Biden says the midterms were a “good day for democracy” and notes that a “red wave” hasn’t happened

Biden says the midterms were a “good day for democracy” and notes that a “red wave” hasn’t happened

Biden says the midterms were a “good day for democracy” and notes that a “red wave” hasn’t happened


In his first speech since polls closed across the country on Tuesday night, President Joe Biden called out detractors who he said doubted his “incessant optimism” about the Democratic the ability to deter vocal Republicans wins mid-term elections – although his presidency is now likely to enter a new period of divided government.

The results, he said at a White House press conference on Wednesday, are a sign that American democracy is intact, despite being under threat in recent years.

“Yesterday we had an election,” Biden said. “And I think it was a good day for democracy.”

“Our democracy has been tested in recent years, but the American people have spoken with their voices and proved once again that democracy is what we are,” he continued, adding that “while the press and pundits are predicting a huge red wave, it hasn’t happened.”

The results were neither the “beating” George W. Bush described during his post-term news conference in 2006, nor the “shelling” Barack Obama said Democrats endured in 2010.

Instead, with the failure of the so-called “red wave” to materialize Tuesday night, Biden appeared confident, reflecting the mood Democrats, including those inside the White House, who are feeling elated and vindicated after an election season in which the president’s political prowess was called into question. At the time of Biden’s remarks, CNN was unable to predict future House or Senate majorities.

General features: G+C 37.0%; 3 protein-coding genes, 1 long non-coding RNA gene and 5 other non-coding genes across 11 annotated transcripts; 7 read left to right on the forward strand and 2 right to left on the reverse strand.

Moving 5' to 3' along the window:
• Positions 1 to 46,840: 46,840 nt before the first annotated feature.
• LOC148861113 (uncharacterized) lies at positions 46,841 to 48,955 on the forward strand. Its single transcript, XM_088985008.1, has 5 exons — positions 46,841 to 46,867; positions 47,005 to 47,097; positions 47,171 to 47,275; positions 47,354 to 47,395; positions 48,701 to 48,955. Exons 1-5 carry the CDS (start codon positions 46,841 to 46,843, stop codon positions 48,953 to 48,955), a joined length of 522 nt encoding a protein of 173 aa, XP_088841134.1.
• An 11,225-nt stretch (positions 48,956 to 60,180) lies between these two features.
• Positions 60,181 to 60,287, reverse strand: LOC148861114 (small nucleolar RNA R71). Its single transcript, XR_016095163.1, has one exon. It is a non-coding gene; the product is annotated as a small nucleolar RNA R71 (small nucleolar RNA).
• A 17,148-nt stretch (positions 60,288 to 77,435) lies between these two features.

The president admitted that the results did not confirm his approach. It is also clear to the voters, he said, that they are still frustrated. Contam. I understand that these have been a difficult few years in this country for so many people.”

“Although every seat lost is painful…Democrats had a strong night. And we lost fewer seats in the House of Representatives than in the first Democratic presidential election in 40 years. “We had the best halftime for governors since 1986,” Biden said.

The president, who turns 80 later this month, also said he was “in no rush” to announce a re-election bid in 2024, reiterating that his timeline remained “early next year.”

“Our intention is to run again. That was our intention, regardless of the outcome of these elections,” he told reporters. Still, Biden added, he has “a lot of respect for fate,” calling another run “a family decision.”

“I think everyone wants me to run, but we’ll have conversations about it,” he said.

And Biden had a message for those opposed to another presidential bid: “Watch me.”

The president said he will invite congressional leaders to the White House to discuss where they can work together when he returns from his upcoming trip abroad, adding that he is ready to work with elected Republicans on a number of issues. “The American people have made it clear, I think, that they expect Republicans to be willing to work with me,” he added.

Still, Biden has drawn a red line on a number of Republican proposals, saying he will veto legislation he thinks could worsen inflation, cuts to Social Security and Medicare, and any attempt to introduce a national abortion ban.

Biden said he plans to speak with House Minority Leader Kevin McCarthy — who is running for speaker of the House — later Wednesday.

The results appear more likely to prompt reconsideration among Republicans than Democrats, as former President Donald Trump teases a recent announcement that he is running for the White House again. Many of the candidates Trump has endorsed are in toss-up races lost or locked out of competitions which was too early to call.

For his part, Biden said Wednesday that he has no plans to do anything differently in the second half of his presidency. Instead, he said as his agenda items begin to take effect, Americans will come to see their benefits.

“They’re just finding out what we’re doing,” the president said. “The more they know about what we’re doing, the more support there is.”